Question: Revelation 11:3 speaks of the two prophets and the 1,260 days that they will be prophesying, and Rev. 12:6, 14 speaks of the woman having the child and after giving birth God sends her to the desert for 1,260 days. Does the 1,260 days refer to both events taking place at the same time?

It is likely that both passages refer to events happening during the last 31/2 years of the Antichrist’s reign. 1,260 days equals 31/2 years, according to the Jewish calendar of NT times, which contained twelve months of thirty days each. Let’s begin with Revelation 11:3.

The context tells us that the two witnesses of verse 3 carry out their ministry after the temple has been rebuilt in Jerusalem (v. 1), and specifically after the Gentiles have taken over the temple (v. 2). According to Daniel 9:27, this refers to the Antichrist outlawing the Jewish sacrifices and setting up a statue of himself in the temple to be worshiped. Jesus refers to Daniel’s prophecy:
When you see ‘the abomination that causes desolation’ standing where it does not belong—let the reader understand—then let those who are in Judea flee to the mountains (Mark 13:14; see also Dan. 11:31; 12:11; Matt. 24:15).

The two witnesses of Revelation 11:3 are most likely Moses and Elijah. The miracles they perform (Rev. 11:6) are identical to those performed through Moses and Elijah in the OT. Elijah is mentioned in this regard by the prophet Malachi:
See, I will send you the prophet Elijah before that great and dreadful day of the LORD comes. He will turn the hearts of the fathers to their children, and the hearts of the children to their fathers… (Mal. 4:5-6).

Malachi’s prophecy places Elijah in Jerusalem, just before the Day of the Lord (Mal. 4:5), which means at the end of the last 31/2 years of the Antichrist’s reign.

In a preview of His Second Coming, when Jesus was transfigured before Peter, James and John, appearing with Him were Moses and Elijah (Mk. 9:1-4).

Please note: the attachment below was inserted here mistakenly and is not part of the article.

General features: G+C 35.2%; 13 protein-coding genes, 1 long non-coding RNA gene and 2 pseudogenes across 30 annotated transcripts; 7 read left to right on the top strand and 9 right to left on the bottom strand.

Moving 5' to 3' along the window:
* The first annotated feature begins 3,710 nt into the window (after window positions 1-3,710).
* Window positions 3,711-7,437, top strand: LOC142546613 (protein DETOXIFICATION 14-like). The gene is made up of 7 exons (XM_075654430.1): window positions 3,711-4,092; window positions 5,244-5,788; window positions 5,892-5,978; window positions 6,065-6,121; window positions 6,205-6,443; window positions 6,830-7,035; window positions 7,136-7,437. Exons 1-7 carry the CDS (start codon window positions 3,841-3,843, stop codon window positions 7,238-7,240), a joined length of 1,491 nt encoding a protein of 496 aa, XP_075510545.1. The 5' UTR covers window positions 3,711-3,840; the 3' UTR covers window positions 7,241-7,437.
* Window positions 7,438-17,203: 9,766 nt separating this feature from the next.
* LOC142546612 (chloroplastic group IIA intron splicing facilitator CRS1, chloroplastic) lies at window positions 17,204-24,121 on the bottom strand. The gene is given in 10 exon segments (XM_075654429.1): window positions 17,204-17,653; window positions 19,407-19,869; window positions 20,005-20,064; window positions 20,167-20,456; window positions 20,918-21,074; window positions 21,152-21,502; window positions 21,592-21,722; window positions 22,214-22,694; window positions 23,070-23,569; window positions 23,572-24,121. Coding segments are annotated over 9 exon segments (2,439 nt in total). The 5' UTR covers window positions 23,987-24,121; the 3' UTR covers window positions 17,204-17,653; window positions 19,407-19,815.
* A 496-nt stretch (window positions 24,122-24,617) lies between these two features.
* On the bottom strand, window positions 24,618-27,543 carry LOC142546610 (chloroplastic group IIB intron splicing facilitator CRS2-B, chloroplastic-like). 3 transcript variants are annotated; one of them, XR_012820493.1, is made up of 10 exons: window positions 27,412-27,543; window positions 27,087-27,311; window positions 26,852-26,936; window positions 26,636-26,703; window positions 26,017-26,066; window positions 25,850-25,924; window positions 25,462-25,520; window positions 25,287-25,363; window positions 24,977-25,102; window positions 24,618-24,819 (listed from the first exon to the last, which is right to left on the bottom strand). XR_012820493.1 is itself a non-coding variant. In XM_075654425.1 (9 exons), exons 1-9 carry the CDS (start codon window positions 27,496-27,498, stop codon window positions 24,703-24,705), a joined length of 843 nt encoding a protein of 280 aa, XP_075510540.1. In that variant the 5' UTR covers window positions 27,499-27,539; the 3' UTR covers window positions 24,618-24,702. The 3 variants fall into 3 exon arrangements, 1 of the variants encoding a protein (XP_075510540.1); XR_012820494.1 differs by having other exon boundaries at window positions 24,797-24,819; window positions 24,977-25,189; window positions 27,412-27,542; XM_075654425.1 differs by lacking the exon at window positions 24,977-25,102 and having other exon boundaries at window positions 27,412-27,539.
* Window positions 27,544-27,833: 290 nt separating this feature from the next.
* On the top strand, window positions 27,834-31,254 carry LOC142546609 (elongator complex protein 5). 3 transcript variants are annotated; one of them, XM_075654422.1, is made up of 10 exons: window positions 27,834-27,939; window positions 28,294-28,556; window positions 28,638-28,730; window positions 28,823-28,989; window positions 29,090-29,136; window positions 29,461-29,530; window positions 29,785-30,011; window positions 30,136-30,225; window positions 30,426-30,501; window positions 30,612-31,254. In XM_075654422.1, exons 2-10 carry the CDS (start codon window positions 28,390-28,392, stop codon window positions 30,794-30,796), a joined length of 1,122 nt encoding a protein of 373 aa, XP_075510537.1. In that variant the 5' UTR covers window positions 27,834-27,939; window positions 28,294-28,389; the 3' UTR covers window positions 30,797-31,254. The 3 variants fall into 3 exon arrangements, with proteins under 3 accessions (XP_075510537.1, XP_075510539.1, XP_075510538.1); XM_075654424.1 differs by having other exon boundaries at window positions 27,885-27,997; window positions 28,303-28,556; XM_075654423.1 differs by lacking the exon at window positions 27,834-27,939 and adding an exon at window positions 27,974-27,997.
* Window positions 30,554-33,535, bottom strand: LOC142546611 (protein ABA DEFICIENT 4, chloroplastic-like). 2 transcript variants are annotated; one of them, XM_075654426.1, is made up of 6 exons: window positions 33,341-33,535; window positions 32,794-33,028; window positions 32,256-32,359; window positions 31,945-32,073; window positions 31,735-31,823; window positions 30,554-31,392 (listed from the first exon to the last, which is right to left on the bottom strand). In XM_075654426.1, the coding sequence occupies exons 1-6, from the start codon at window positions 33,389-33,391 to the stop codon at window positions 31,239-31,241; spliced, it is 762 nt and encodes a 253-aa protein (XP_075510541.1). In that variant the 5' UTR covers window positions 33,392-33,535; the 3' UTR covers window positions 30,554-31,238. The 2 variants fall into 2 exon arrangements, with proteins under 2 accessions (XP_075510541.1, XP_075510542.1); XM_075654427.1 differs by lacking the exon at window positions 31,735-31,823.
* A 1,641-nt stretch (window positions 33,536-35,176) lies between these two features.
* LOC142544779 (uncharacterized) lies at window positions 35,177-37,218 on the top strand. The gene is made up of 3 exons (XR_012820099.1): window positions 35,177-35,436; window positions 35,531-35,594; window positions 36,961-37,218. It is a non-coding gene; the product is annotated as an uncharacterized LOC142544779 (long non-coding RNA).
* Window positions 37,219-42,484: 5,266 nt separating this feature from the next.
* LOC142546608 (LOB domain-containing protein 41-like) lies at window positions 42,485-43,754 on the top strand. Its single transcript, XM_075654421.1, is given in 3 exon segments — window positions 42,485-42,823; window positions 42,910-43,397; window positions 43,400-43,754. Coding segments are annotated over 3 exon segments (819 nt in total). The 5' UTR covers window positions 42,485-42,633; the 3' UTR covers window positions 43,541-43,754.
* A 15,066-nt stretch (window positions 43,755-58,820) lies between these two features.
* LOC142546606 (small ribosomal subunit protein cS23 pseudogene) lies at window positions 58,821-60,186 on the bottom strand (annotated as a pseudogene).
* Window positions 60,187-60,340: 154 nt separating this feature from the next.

Turning to Revelation12: 6, 14, and 13:4-18, we see Israel under the control of the Antichrist, yet protected from annihilation (12:6), during the last 31/2 years of his reign. Indeed, the influence of the Antichrist will be world-wide:
         All inhabitants of the earth will worship the beast—all whose names have not been written in the book of life belonging to the Lamb that was slain from the creation of the world (Rev. 13:8).

This is the period Jesus calls the Great Tribulation (“Great Distress,” NIV, Matt. 24:15-29). As we saw earlier from Daniel 9:27, The Antichrist will have established an agreement with the nations, an agreement he will break halfway into his 7 year reign:
         He will confirm a covenant with many for one ‘seven.’ In the middle of the ‘seven’ he will put an end to sacrifice and offering. And on a wing [of the temple] he will set up an abomination that causes desolation, until the end that is decreed is poured out on him (Dan. 9:27).

Though the reign of the Antichrist will last seven years, the Great Tribulation will be cut short as far as the persecuted church of Jesus Christ is concerned when Jesus returns to for His Church and pours out the wrath of God upon the Antichrist and an unbelieving world:
         For then there will be great distress [Tribulation], unequaled from the beginning of the world until now—and never to be equaled again. If those days had not been cut short, no one would survive, but for the sake of the elect those days will be shortened (Matt. 24:21-22). And—